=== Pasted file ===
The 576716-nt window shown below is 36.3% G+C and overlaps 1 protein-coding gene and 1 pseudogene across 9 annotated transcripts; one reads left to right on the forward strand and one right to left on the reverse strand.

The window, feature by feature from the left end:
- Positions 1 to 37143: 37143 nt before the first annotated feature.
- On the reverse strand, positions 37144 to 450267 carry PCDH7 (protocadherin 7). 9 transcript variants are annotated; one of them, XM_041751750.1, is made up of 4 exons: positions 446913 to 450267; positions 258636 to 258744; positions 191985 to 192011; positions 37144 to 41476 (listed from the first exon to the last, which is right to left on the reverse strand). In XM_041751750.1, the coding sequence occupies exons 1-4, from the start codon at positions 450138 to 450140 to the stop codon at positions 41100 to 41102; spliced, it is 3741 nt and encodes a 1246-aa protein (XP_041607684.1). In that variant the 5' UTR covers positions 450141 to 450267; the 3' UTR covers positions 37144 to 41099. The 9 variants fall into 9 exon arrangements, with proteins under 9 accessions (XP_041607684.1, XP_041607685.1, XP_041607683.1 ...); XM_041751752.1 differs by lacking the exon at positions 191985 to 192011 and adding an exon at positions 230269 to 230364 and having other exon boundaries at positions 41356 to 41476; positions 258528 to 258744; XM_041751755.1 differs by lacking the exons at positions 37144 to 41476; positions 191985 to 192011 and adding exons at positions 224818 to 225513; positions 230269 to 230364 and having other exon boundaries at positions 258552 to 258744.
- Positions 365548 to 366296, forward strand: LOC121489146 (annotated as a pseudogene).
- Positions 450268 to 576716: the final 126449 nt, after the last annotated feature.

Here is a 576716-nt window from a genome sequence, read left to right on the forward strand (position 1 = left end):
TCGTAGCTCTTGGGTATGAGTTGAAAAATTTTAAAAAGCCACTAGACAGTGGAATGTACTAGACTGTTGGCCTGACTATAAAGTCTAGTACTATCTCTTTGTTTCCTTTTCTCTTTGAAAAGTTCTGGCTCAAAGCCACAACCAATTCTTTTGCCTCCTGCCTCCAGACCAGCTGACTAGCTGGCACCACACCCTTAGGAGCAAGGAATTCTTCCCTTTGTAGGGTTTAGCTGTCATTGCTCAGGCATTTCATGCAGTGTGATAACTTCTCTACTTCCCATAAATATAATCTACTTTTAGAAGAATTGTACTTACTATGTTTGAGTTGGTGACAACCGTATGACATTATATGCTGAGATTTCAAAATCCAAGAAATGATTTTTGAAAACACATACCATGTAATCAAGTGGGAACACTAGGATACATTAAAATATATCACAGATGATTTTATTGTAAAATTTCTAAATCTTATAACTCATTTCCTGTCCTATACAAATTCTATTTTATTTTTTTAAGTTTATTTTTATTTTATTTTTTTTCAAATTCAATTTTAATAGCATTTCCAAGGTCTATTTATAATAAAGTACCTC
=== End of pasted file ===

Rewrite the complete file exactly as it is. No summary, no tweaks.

The 576716-nt window shown below is 36.3% G+C and overlaps 1 protein-coding gene and 1 pseudogene across 9 annotated transcripts; one reads left to right on the forward strand and one right to left on the reverse strand.

The window, feature by feature from the left end:
- Positions 1 to 37143: 37143 nt before the first annotated feature.
- On the reverse strand, positions 37144 to 450267 carry PCDH7 (protocadherin 7). 9 transcript variants are annotated; one of them, XM_041751750.1, is made up of 4 exons: positions 446913 to 450267; positions 258636 to 258744; positions 191985 to 192011; positions 37144 to 41476 (listed from the first exon to the last, which is right to left on the reverse strand). In XM_041751750.1, the coding sequence occupies exons 1-4, from the start codon at positions 450138 to 450140 to the stop codon at positions 41100 to 41102; spliced, it is 3741 nt and encodes a 1246-aa protein (XP_041607684.1). In that variant the 5' UTR covers positions 450141 to 450267; the 3' UTR covers positions 37144 to 41099. The 9 variants fall into 9 exon arrangements, with proteins under 9 accessions (XP_041607684.1, XP_041607685.1, XP_041607683.1 ...); XM_041751752.1 differs by lacking the exon at positions 191985 to 192011 and adding an exon at positions 230269 to 230364 and having other exon boundaries at positions 41356 to 41476; positions 258528 to 258744; XM_041751755.1 differs by lacking the exons at positions 37144 to 41476; positions 191985 to 192011 and adding exons at positions 224818 to 225513; positions 230269 to 230364 and having other exon boundaries at positions 258552 to 258744.
- Positions 365548 to 366296, forward strand: LOC121489146 (annotated as a pseudogene).
- Positions 450268 to 576716: the final 126449 nt, after the last annotated feature.

Here is a 576716-nt window from a genome sequence, read left to right on the forward strand (position 1 = left end):
TCGTAGCTCTTGGGTATGAGTTGAAAAATTTTAAAAAGCCACTAGACAGTGGAATGTACTAGACTGTTGGCCTGACTATAAAGTCTAGTACTATCTCTTTGTTTCCTTTTCTCTTTGAAAAGTTCTGGCTCAAAGCCACAACCAATTCTTTTGCCTCCTGCCTCCAGACCAGCTGACTAGCTGGCACCACACCCTTAGGAGCAAGGAATTCTTCCCTTTGTAGGGTTTAGCTGTCATTGCTCAGGCATTTCATGCAGTGTGATAACTTCTCTACTTCCCATAAATATAATCTACTTTTAGAAGAATTGTACTTACTATGTTTGAGTTGGTGACAACCGTATGACATTATATGCTGAGATTTCAAAATCCAAGAAATGATTTTTGAAAACACATACCATGTAATCAAGTGGGAACACTAGGATACATTAAAATATATCACAGATGATTTTATTGTAAAATTTCTAAATCTTATAACTCATTTCCTGTCCTATACAAATTCTATTTTATTTTTTTAAGTTTATTTTTATTTTATTTTTTTTCAAATTCAATTTTAATAGCATTTCCAAGGTCTATTTATAATAAAGTACCTC